If you have a website that uses WordPress — and your WordPress version is up to date — you might have noticed the big change in your content editor. We have now entered the era of Gutenberg. Without going to deep into it, there was a lot of debate about Guternberg and what it meant for the trajectory of the WordPress project. Whatever the pros and cons, Gutenberg is here and if your site runs on WordPress its important to get familiar with it.
Generally speaking, if you are using WordPress primarily to blog, Gutenberg may look and feel different than the Classic Editor, but its not. Just start typing. Add the title, like it says, then click in the area below where it says “Start typing.” Of course, it also suggests another option: add a block.
This is the part I want to explore a bit. With Blocks, Gutenberg allows for more flexible, creative posts. Let’s recreate this:
As examples go, its ok. But going through it will demonstrate different block types and show you how to mix and match elements to bring your posts to the next level.
The first element after the title is just a paragraph block. You can get one of those when you “start typing,” as the post editor suggests. Once you have you content in place, its time to add another block. Make sure “Block” is selected on the right sidebar (as opposed to “Document”) and hover in the area below and click on the circled “+” sign to add a block.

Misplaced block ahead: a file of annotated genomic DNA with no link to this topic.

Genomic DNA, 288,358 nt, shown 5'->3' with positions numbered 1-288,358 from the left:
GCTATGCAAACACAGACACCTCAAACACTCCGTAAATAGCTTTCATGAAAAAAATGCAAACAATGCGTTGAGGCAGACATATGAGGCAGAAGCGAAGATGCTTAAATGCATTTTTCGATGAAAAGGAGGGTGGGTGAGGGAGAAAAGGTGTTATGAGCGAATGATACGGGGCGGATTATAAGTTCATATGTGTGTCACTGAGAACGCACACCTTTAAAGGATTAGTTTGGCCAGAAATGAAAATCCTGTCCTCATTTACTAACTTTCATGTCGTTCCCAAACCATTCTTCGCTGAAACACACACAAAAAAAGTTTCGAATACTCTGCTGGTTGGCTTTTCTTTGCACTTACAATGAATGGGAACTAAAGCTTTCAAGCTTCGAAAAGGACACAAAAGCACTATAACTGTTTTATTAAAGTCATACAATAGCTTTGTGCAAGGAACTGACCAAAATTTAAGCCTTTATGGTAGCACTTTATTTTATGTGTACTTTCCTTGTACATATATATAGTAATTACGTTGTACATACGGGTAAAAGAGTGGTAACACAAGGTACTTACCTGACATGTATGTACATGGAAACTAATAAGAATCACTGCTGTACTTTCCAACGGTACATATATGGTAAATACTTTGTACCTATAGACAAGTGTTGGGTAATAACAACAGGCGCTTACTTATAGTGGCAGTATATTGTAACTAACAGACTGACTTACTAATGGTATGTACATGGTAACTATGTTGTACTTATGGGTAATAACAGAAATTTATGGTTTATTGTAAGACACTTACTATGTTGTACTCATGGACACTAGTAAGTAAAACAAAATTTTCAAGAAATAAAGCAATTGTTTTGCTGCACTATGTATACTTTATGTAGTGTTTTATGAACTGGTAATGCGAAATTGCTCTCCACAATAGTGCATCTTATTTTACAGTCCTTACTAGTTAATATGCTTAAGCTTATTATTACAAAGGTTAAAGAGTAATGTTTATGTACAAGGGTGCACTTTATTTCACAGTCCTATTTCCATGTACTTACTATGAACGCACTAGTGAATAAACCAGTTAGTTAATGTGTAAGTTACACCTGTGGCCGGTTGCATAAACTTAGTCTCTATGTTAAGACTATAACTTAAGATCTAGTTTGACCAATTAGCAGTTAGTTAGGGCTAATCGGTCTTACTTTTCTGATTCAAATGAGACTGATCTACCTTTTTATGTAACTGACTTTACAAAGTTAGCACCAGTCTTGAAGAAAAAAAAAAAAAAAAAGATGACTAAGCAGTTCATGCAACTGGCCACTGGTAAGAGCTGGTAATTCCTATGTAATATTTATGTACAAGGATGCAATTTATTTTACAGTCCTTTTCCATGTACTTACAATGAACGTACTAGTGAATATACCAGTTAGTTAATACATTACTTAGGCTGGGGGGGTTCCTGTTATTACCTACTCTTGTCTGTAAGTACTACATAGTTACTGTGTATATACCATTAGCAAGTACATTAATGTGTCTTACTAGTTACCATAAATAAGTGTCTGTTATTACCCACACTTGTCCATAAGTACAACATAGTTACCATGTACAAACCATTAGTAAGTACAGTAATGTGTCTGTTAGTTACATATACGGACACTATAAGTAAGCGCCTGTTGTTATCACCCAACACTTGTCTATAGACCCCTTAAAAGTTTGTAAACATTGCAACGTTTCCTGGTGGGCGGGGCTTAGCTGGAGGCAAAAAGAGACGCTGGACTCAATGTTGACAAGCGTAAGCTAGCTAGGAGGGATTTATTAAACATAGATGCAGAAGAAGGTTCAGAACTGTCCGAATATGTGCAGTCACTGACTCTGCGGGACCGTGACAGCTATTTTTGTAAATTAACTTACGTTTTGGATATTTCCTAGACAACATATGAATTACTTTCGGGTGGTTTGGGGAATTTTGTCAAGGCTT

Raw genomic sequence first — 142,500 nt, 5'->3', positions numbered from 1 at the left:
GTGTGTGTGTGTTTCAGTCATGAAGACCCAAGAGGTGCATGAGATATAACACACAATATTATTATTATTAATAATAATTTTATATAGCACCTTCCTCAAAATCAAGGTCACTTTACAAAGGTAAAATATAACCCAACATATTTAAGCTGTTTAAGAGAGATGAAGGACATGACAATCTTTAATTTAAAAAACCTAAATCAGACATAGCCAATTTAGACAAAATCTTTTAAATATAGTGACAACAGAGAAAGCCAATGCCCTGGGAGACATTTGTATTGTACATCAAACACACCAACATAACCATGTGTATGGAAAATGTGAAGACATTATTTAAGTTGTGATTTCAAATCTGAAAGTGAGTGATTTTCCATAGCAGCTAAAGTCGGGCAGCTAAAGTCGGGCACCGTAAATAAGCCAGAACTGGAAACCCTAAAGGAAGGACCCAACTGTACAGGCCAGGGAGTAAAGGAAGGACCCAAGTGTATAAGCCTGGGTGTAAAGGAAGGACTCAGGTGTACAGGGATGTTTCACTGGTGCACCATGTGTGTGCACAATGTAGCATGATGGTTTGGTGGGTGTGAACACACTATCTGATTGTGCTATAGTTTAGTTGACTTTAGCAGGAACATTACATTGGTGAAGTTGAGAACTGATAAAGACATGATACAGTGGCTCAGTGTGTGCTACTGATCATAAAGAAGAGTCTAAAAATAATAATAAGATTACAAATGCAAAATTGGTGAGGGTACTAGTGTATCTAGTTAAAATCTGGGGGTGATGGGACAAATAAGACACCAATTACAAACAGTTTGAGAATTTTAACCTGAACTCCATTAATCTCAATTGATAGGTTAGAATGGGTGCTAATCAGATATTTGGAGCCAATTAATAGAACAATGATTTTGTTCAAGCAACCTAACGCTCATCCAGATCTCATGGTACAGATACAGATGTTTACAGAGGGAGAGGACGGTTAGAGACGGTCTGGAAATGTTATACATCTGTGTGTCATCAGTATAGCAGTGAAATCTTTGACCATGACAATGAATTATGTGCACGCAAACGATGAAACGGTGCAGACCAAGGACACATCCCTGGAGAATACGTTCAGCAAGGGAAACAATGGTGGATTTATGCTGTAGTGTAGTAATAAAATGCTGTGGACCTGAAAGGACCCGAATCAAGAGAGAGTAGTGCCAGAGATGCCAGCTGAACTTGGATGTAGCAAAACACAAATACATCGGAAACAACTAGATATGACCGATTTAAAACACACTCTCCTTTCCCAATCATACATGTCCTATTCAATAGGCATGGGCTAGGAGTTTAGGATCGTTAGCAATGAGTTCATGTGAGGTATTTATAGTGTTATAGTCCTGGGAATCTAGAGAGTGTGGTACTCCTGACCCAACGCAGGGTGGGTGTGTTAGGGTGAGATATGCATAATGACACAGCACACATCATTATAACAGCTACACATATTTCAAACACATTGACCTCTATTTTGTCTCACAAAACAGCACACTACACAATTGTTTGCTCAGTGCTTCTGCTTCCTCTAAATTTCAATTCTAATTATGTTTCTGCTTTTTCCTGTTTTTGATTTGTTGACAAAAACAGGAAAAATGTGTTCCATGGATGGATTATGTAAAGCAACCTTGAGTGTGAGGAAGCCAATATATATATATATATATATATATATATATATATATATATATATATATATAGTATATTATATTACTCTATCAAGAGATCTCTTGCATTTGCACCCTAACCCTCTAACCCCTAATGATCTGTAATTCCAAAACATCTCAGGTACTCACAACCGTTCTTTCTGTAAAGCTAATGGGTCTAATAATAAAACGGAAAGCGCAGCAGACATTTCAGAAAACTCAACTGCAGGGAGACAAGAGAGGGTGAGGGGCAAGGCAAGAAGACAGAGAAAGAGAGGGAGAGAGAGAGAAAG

Add a Gallery
We are going to add a Gallery. You should see “Gallery” when you create a new block, but if not, check “Common Blocks.” once you have selected it, it will give you the option of selecting images. You can select multiple images (hold down the Ctrl key and click on images) from your Media Library, and WordPress will take care of the work of spacing them and laying them out. I selected three images, a very common layout convention.
Fun with Columns
Being able to add columns easily and quickly inside your content editor provides a potentially powerful tool to WordPress. Generally speaking, column layouts have been restricted to either page-builder tools or to developers using code. Of course, to really get the most out of Columns, knowledge of CSS helps, but for simple use, the Columns block is great.
Click on the Add Block sign and scroll to Formatting. There you will find Columns. You can select the number of columns using the slider that appears on the right. once you have done that, you can either type directly into the columns, or use the “Add Block” again while hovering inside a column to add another element. In our example, I used “Block Quote” for the left column, and a regular paragraph block in the right.
Gutenberg is simple, fun, powerful
The debates about Gutenberg and the future of WordPress will continue to rage. I admit, I was hesitant at first, but I already see the benefits of the new block-centric editor and so do my clients.
In part 2, we will delve a little deeper and see how we can use Gutenberg for page layout. Stay tuned!
if you have a project you have questions about, contact me.